Christmas Bird Counts

The Christmas Bird Count season arrived on December 14, 2022 and I was excited to do the Richmond-Munster count again after missing it last year. The Christmas Bird Count period falls in the days between December 14 and January 5th; each region picks a date within that period and conducts a formal census of all the individual birds seen within a 24-hour period. A Christmas Bird Count region is defined as a 24 kilometre (15 mile) circle that does not overlap with another region, usually centered on a town or important landmark. As such, they are referred to as “count circles”. The Ottawa count circle, for example, is centered on Parliament Hill, neighbouring the Dunrobin count circle to the west and the Richmond-Munster count circle to the south. Each count region is then broken down into count sectors with a leader for each, and this leader is responsible for providing their count totals to the count compiler.

Count volunteers are given specific routes in a sector, counting every bird they see or hear throughout the day. Both species and individuals are counted in order to determine the total number of birds in the circle that day. If you live within the boundaries of a count circle, you can participate by reporting the birds that visit your yard or feeder on count day, providing that you have contacted the region’s count compiler of your intention to participate ahead of time. You can find a map of Canadian CBC circles and the compiler contact info on the map on the Birds Canada website.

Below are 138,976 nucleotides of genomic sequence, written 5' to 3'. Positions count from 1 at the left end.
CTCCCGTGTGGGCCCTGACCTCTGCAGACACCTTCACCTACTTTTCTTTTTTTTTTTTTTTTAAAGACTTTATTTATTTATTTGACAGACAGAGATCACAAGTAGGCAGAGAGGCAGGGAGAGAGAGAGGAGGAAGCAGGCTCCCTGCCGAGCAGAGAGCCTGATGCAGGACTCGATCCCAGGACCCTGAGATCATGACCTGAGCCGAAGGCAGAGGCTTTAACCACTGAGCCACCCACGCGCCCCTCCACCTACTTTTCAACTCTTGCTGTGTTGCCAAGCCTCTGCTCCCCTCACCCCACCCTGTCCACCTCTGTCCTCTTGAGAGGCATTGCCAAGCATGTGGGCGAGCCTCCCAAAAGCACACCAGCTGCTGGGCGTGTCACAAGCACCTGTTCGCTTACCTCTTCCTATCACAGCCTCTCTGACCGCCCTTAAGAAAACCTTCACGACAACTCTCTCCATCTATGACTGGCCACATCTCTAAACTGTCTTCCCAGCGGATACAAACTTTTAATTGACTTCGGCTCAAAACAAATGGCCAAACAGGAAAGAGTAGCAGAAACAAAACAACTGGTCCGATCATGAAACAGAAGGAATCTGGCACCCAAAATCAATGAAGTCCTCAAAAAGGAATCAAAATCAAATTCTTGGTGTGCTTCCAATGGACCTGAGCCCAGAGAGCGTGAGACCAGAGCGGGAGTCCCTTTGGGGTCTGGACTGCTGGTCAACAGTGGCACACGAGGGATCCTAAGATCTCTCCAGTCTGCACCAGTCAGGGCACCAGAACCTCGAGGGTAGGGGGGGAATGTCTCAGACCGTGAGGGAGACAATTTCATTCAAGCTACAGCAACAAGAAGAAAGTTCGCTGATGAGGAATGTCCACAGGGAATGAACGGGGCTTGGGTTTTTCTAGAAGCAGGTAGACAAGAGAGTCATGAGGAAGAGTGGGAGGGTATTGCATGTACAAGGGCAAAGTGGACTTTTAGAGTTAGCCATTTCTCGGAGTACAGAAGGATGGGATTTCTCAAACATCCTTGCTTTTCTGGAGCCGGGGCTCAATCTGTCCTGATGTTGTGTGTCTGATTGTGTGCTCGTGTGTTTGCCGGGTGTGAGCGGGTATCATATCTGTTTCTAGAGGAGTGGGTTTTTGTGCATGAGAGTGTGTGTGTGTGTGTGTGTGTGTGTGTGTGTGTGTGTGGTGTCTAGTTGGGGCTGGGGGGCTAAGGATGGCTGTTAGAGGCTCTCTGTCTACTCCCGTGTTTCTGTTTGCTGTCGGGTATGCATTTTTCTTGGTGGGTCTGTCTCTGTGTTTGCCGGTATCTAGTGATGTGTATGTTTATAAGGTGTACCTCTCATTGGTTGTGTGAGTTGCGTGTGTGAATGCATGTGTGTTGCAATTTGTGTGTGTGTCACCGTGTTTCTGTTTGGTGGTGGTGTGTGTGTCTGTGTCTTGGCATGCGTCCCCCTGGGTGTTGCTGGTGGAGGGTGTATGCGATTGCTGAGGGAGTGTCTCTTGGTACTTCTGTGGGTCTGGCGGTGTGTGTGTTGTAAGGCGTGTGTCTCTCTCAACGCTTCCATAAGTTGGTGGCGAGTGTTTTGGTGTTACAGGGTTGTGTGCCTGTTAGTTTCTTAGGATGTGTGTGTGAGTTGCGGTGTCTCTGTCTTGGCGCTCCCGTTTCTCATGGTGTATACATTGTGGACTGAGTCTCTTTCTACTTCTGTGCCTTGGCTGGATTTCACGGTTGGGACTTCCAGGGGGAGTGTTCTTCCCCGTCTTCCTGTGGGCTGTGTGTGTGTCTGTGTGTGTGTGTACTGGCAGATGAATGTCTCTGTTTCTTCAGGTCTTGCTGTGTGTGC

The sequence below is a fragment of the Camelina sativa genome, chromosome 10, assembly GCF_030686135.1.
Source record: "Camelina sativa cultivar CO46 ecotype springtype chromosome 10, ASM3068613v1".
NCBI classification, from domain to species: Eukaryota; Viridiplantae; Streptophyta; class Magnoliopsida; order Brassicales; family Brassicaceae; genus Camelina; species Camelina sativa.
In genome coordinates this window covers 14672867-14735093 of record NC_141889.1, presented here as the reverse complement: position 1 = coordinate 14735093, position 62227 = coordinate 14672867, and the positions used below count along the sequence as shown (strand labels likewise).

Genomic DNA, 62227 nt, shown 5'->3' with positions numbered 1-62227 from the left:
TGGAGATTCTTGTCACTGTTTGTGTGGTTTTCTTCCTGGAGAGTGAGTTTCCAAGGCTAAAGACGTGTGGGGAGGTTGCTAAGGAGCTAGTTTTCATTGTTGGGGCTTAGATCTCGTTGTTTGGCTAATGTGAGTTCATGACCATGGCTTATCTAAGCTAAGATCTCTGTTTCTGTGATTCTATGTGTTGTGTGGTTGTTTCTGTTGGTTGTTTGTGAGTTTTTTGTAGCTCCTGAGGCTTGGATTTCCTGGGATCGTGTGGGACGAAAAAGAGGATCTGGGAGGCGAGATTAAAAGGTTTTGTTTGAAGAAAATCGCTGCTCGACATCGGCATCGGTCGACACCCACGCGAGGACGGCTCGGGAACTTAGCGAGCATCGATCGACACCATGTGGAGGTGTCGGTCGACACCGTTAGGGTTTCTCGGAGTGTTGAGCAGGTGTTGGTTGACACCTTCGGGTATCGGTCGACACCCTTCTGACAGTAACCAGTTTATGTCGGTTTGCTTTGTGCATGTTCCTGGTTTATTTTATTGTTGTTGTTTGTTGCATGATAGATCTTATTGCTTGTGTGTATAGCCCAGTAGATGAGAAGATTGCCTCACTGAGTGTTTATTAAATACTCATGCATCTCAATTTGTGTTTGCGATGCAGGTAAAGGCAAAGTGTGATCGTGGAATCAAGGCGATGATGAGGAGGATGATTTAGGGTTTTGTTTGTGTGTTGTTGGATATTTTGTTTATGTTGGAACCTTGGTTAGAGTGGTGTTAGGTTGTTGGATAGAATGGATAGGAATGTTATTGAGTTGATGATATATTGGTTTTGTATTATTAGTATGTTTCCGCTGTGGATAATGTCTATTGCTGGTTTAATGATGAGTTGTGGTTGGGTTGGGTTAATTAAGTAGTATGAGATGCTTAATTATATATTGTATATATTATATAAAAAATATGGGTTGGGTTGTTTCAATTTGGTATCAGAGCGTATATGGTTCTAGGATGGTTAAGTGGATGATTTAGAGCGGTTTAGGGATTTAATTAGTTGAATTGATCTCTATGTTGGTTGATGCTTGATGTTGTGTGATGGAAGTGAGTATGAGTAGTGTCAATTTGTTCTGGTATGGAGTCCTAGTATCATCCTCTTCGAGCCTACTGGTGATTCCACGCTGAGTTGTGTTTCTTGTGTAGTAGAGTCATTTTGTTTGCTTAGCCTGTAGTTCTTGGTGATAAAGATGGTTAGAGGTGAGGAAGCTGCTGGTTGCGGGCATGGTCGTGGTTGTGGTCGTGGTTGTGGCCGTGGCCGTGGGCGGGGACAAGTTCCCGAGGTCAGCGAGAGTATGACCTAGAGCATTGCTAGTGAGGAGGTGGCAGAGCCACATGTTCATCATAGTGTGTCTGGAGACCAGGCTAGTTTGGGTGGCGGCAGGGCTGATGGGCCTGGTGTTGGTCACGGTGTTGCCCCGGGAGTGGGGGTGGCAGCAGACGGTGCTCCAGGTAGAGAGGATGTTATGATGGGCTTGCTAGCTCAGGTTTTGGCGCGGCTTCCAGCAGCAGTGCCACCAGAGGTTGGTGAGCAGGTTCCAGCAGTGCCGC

Sarsaparilla Trail on Count Day

Sarsaparilla Trail on Count Day

The Richmond-Munster count was held December 17, 2022. Centered on an area to the northeast of the town of Richmond, it incorporates Munster to the west, much of Marlborough Forest to the south, Manotick and a small section of the Rideau River to the east, Barrhaven to the northeast, and parts of Stittsville, Kanata, Bells Corners and Stony Swamp to the north. It is literally in my own backyard, and as I know the birds in my own 5-mile (8 kilometre) radius quite well, I was glad to lend my experience when I was first invited to participate two years ago.

The weather this year, however, proved to be quite challenging. With a forecast near the freezing mark on both December 16th and 17th, and over 30cm of snow falling the day prior to the count and continuing into count day, many birders were concerned about road and trail conditions. Would the snow turn to freezing rain, would the roads be plowed, would the the trail parking lots be plowed – these were all questions I had going into the count. The only thing I knew for sure was that the snow on the trails would be deep, so I threw my snowshoes in the car just in case no one had broken a trail yet.